For most women, getting their monthly periods prompts a standard procedure: Pop in that painkiller, ignore the heavy flow, preferably avoid strangling others and keep moving on with their daily lives and jobs.
However, there are some women who genuinely need to take a day or two off. It could be due to severe cramps, endometriosis or dysmenorrhea. These sound incredibly painful – and they are. In this case, following Japan, China and South Korea’s lead, implementing a menstrual leave policy in our country could certainly help. This will enable women to take two days off from work every month at the beginning of their menstrual cycle.
Interestingly, the Ningxia region in Northern China implemented this leave under a different circumstance. Ningxia announced this policy on the 17th August, 2016 – just days after China's Olympic swimmer Fu Yuanhui discussed her fourth place loss in the Rio Olympics, suggesting that her physical exhaustion due to menstruation slowed down her strokes. This sparked conversations by Chinese women about how their cycle slowed down their productivity in the workplace. The Ningxia government then consciously included a clause on punishment for employers who did not follow the new guidelines.
India too came very close to the implementation of this policy last year, but unfortunately, this Private Member Bill was not passed in the Parliament.
When the term ‘Menstrual Leave’ was first mentioned, most women would have presumably thought something along the same lines - “Now there’s something that will enrage and provide more ammunition to the so-called ‘men’s rights activists’”.
It was a very legitimate thought for anyone to have. As a country, we are still battling for the most basic forms of gender equality in almost every aspect of modern life – at the workplace, in relationships and personal lives, etc. Can we then promote any form preferential treatment for women that might endanger the march towards equality?
For the menstrual leave policy may raise questions about the reinforcement of the age-old conservative belief that women are addled creatures who need special care, bringing with it other regressive beliefs and attitudes. It is therefore important to educate ourselves on how physically inconvenient, if not painful, a period can be for the average woman.
To put it in the simplest of terms, a period is a biological process where the womb sheds the inner uterine wall in the absence of a pregnancy, and this is expelled from the body in the form of a heavy blood flow. It sounds quite straightforward when described in medical terms. But to go through it every single month for at least 40 years of one’s life is not that easy.
It understandably takes a mental and a physical toll on any woman who works long hours every day, and if this is combined with a debilitating condition like dysmenorrhea (which has a 40-70% occurrence in Indian women), it might be extremely hard for many women to just get out of bed, let alone be productive at work. In this case, having a menstrual leave policy at the workplace is completely justified – it can reduce the toll of the physical pain on women.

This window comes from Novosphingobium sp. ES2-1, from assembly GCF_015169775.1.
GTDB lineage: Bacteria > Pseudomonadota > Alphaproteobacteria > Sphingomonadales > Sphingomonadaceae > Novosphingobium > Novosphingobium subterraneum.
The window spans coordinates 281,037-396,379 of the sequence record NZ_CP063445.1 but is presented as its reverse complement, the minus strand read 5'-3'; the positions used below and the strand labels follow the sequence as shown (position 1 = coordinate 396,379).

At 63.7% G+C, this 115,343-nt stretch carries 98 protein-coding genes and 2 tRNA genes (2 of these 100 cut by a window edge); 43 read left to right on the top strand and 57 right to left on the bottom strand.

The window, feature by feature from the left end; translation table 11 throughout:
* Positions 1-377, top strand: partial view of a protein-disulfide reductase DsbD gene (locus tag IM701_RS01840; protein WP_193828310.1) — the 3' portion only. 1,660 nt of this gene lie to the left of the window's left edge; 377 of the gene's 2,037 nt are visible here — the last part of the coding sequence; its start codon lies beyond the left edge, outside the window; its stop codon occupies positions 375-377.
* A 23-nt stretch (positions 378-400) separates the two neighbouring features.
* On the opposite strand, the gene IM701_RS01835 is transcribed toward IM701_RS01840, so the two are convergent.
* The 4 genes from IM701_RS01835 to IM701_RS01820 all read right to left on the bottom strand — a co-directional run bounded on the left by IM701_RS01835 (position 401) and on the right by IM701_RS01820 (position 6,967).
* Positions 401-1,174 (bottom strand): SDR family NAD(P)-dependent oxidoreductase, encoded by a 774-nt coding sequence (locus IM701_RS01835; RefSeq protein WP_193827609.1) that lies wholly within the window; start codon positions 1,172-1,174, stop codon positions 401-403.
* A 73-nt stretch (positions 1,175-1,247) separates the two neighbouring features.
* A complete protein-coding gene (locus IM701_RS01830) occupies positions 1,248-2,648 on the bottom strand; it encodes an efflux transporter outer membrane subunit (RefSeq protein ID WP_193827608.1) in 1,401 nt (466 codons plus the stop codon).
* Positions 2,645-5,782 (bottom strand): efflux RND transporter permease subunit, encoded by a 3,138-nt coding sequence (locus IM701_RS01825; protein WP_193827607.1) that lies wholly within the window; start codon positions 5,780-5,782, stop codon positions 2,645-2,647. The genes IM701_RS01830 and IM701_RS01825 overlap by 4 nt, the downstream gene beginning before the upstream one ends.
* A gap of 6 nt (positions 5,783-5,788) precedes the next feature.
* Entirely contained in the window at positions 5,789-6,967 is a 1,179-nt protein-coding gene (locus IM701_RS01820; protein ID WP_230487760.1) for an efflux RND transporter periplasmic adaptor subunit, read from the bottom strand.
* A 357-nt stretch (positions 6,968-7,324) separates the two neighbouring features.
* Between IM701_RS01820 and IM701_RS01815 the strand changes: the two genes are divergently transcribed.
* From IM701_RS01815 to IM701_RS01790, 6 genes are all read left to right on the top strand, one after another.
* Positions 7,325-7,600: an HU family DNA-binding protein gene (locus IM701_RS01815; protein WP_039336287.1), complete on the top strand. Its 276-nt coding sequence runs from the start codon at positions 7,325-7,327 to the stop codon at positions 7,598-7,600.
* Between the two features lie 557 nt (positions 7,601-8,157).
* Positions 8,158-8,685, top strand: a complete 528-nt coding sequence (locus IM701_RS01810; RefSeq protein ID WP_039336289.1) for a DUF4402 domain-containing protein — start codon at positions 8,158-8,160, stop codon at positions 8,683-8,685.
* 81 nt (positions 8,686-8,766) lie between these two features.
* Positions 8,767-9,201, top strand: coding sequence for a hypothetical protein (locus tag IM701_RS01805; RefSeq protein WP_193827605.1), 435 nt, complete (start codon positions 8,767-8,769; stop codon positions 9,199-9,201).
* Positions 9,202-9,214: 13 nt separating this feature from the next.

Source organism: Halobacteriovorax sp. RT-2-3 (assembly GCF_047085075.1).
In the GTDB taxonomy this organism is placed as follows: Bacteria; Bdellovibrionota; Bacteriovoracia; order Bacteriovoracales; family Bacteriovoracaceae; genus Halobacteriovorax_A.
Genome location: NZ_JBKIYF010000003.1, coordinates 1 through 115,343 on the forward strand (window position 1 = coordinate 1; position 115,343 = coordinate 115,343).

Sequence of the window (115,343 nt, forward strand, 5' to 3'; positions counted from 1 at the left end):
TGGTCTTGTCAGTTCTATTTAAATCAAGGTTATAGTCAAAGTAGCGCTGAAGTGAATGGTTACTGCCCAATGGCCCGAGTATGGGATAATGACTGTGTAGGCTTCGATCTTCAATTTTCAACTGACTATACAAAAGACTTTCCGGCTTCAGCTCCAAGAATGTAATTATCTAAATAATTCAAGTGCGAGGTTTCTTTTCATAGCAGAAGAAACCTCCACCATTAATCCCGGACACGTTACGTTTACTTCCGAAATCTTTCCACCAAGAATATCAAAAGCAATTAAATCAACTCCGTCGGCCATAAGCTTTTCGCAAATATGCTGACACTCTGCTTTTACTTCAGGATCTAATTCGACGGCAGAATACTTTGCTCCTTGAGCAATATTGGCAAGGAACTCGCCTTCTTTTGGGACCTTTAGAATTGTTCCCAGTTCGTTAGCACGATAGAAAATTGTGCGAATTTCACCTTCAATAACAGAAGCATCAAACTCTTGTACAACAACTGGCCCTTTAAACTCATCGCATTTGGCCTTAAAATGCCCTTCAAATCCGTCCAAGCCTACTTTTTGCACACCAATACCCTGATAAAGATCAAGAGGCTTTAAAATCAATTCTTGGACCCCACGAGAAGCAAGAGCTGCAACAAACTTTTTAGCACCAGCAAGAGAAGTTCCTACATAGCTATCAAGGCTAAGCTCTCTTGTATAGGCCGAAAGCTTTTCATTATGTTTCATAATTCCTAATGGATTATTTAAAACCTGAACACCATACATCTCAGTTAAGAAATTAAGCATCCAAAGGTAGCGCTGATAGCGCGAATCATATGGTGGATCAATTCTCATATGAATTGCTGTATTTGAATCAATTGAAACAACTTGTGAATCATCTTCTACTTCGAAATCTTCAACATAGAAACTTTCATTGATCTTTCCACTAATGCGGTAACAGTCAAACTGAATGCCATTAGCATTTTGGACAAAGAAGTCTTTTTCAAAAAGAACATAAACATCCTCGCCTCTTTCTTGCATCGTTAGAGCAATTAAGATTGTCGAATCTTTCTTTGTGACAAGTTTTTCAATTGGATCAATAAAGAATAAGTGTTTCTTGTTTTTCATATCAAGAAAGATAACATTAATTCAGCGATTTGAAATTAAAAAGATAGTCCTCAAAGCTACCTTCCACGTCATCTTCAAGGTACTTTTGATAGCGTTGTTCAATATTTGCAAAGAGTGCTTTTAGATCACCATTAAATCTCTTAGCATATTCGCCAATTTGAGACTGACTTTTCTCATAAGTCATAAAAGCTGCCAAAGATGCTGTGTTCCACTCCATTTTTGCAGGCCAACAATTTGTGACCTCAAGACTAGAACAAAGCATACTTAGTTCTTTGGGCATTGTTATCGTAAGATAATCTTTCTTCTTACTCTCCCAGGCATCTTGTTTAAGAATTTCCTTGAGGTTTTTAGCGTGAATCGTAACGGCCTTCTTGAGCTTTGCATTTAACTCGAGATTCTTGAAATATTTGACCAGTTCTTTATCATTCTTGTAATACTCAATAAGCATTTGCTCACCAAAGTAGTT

While implementing such a policy will definitely help a woman’s work productivity and therefore the productivity of the companies in the long run, it may also place some burdens on the private sector. In order to incentivise companies to follow the law, the government can provide tax exemptions or compensate the company for the menstrual leaves availed by its women employees so that the burden of compliance is reduced.
“But how can you call yourself a feminist by saying that you want equality, yet demand special treatment for women?”
A policy like menstrual leave does indicate the bearings of differential treatment, and but in no way does it demean the women’s empowerment movement.
It does not classify as preferential treatment or entitlement if it provides relief from a painful physical process which a whole gender has to suffer through for a large portion of their lives. But if menstrual leave could be implemented, it would go on to greatly lessen a woman’s stress during her period cycle, thus giving her the option of staying home and working on her own terms, as opposed to making frequent trips to the washroom to change her sanitary pad, or popping in painkillers just to get through the next few hours.
While such a policy could polarise male counterparts in the workplace - but this could be combated through the acknowledgement of stigma surrounding the issue. The stigma surrounding menstrual periods has been so thoroughly internalised that it becomes awkward to discuss the pain or discomfort that women face. Period pain can no longer be a topic of taboo, especially when it concerns women as a whole. It is a topic that must be normalised and spoken up about, so as to raise awareness. A woman’s menstrual issues is something that only she can make decisions on, not a third-person who decides to trivialise her pain by saying that ‘it is not that big a deal’.